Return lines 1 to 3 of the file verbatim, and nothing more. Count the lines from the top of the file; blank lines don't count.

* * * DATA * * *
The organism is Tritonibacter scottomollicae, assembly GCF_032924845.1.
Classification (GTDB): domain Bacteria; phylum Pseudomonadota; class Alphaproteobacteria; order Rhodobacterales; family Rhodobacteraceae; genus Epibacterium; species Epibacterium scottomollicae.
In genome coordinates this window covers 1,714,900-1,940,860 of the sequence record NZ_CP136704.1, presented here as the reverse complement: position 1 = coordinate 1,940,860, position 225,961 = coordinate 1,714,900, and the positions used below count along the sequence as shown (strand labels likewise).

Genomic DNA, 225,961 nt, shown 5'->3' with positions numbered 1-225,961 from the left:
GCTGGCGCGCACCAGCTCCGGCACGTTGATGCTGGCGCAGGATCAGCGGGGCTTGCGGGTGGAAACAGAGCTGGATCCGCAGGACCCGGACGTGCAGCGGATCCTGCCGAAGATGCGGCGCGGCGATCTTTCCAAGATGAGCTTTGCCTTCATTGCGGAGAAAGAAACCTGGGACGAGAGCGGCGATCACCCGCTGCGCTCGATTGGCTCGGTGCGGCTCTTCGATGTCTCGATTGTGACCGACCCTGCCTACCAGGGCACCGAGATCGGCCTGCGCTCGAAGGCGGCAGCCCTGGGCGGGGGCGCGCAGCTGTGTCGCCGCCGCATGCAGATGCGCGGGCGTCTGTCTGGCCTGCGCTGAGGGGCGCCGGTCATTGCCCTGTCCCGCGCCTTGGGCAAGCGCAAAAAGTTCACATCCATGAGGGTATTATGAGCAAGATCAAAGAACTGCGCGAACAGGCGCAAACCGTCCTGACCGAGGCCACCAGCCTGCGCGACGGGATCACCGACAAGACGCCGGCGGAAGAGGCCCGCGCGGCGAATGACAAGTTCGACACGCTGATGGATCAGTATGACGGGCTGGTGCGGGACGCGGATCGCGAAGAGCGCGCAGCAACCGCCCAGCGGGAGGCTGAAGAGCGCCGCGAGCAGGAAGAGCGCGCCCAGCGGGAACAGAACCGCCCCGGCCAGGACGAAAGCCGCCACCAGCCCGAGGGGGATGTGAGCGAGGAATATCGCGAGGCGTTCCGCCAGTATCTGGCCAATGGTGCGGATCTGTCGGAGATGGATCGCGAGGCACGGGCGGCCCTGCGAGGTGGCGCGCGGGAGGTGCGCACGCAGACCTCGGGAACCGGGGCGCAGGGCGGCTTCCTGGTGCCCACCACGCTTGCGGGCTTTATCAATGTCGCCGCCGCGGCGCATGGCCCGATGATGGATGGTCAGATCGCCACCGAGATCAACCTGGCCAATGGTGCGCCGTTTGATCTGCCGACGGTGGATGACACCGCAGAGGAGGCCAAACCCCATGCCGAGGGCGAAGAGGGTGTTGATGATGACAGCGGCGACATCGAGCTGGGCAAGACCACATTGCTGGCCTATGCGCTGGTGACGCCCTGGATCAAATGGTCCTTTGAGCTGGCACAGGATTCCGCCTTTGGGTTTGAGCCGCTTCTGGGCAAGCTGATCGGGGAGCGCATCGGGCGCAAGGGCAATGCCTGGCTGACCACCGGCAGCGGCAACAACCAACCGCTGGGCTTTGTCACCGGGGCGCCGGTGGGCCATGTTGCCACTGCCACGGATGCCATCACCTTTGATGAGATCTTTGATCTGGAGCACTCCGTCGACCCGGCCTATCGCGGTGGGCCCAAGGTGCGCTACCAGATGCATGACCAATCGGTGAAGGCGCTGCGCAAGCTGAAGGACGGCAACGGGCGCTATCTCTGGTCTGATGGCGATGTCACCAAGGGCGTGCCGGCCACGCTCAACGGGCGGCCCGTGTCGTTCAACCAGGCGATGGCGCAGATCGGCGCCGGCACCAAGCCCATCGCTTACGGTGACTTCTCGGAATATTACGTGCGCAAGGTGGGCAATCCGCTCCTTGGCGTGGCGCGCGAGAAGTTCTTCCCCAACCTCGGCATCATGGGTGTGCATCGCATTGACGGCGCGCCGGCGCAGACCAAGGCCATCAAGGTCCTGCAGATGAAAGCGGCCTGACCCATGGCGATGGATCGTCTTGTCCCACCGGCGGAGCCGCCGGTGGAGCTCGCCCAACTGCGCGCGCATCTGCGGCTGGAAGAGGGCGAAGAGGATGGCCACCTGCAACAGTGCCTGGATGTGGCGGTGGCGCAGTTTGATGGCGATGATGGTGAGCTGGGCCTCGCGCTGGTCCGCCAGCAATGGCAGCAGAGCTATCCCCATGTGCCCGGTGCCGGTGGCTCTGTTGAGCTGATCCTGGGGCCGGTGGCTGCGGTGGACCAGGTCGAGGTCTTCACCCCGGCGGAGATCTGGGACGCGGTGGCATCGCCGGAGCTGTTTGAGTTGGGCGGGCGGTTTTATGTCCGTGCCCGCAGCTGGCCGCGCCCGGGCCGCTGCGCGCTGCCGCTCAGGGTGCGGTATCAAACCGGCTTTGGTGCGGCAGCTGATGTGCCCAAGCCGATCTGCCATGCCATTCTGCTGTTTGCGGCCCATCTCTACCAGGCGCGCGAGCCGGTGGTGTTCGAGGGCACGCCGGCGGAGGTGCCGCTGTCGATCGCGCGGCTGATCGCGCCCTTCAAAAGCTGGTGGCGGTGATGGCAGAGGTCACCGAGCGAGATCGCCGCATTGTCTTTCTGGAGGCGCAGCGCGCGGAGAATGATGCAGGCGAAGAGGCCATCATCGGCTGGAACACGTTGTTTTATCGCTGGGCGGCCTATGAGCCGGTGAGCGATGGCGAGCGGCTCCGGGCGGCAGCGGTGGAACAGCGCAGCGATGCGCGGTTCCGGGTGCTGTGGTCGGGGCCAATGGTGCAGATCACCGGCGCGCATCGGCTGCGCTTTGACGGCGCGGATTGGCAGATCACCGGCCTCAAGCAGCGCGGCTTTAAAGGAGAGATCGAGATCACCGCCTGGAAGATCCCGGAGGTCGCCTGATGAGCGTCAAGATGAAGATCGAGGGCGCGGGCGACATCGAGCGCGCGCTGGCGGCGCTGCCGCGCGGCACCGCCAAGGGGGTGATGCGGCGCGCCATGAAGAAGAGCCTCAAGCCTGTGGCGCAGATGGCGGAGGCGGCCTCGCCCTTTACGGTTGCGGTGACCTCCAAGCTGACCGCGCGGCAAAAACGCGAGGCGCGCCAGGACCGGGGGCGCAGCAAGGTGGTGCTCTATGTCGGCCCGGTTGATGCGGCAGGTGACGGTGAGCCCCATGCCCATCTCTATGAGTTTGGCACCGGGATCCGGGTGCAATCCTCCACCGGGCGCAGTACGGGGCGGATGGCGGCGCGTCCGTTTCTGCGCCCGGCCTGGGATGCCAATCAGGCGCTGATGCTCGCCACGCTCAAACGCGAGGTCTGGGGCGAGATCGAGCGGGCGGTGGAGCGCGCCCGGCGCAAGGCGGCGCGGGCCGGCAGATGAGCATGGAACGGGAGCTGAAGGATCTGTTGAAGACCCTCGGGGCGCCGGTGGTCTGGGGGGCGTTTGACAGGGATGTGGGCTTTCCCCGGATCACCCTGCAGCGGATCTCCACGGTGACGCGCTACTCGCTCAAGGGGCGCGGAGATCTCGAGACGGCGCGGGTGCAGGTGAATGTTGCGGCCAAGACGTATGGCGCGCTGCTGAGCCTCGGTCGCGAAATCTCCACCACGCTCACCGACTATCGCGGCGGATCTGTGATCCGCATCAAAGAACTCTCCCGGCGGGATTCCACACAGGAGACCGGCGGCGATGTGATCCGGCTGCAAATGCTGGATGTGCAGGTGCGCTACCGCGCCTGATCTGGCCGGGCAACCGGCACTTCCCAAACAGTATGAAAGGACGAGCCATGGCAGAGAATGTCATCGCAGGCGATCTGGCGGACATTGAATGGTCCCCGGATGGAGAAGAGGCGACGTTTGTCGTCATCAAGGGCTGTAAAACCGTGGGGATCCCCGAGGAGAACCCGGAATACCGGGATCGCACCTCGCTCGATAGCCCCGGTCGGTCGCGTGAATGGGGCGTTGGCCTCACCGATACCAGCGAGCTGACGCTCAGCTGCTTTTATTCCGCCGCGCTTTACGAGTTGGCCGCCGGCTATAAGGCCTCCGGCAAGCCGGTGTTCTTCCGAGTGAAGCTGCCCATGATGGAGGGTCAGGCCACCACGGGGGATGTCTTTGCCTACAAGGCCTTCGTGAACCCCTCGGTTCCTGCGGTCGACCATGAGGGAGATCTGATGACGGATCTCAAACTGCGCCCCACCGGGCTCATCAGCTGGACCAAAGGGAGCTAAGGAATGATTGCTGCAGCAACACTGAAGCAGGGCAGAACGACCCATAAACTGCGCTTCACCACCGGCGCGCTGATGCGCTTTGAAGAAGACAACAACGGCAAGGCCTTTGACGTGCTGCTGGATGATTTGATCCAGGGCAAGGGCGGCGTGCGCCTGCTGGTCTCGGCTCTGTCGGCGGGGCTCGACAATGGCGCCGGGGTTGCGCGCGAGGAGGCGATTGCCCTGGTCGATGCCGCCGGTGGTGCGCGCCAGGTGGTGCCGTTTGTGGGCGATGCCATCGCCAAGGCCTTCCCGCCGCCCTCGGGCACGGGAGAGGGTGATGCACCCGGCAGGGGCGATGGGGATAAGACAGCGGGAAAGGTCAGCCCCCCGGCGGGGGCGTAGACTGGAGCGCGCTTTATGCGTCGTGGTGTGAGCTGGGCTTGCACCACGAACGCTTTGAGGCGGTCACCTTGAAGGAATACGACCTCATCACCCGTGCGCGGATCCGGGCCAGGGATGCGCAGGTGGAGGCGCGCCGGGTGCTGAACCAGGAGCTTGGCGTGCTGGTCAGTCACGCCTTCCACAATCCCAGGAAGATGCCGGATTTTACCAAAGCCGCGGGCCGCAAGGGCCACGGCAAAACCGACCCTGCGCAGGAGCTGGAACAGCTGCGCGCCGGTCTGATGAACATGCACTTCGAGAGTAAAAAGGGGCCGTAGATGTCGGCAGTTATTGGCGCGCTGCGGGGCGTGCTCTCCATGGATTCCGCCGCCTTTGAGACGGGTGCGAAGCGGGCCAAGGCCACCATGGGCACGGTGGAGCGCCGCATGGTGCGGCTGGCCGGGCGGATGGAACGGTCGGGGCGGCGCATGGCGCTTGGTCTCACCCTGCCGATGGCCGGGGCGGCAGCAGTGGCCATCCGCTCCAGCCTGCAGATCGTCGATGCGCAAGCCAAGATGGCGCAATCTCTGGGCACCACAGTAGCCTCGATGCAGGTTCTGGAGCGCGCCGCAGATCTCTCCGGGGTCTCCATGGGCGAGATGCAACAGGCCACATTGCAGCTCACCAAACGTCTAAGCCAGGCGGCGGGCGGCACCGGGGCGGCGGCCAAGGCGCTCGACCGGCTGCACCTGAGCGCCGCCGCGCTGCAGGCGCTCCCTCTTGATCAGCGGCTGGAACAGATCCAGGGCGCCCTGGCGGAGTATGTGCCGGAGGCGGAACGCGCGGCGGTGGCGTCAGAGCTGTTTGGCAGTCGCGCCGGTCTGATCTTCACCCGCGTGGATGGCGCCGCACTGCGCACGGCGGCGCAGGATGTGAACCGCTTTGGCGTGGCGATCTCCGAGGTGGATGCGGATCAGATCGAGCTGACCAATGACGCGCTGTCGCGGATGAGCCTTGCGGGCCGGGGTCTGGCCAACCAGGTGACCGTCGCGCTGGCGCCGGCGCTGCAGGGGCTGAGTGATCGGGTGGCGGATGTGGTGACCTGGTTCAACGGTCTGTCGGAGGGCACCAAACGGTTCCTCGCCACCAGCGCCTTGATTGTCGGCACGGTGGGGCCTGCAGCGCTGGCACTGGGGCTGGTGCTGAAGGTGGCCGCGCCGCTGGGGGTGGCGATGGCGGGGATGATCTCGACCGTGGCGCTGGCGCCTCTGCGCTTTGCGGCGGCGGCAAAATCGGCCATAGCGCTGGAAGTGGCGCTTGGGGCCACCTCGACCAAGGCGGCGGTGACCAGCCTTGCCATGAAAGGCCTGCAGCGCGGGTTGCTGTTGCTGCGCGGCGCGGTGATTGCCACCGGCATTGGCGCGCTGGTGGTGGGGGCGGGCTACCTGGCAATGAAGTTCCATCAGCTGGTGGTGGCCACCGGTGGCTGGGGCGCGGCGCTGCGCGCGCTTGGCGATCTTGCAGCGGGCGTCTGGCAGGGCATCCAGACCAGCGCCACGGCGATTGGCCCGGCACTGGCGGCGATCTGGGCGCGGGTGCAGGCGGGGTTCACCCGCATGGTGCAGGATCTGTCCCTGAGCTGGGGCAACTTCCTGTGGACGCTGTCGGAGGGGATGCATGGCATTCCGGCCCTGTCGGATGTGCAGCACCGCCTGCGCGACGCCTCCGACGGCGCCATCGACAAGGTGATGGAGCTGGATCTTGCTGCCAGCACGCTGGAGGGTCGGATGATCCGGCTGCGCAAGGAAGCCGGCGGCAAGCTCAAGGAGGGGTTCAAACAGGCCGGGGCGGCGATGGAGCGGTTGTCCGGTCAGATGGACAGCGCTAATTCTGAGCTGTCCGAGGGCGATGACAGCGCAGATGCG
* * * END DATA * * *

The organism is Tritonibacter scottomollicae, assembly GCF_032924845.1.
Classification (GTDB): domain Bacteria; phylum Pseudomonadota; class Alphaproteobacteria; order Rhodobacterales; family Rhodobacteraceae; genus Epibacterium; species Epibacterium scottomollicae.
In genome coordinates this window covers 1,714,900-1,940,860 of the sequence record NZ_CP136704.1, presented here as the reverse complement: position 1 = coordinate 1,940,860, position 225,961 = coordinate 1,714,900, and the positions used below count along the sequence as shown (strand labels likewise).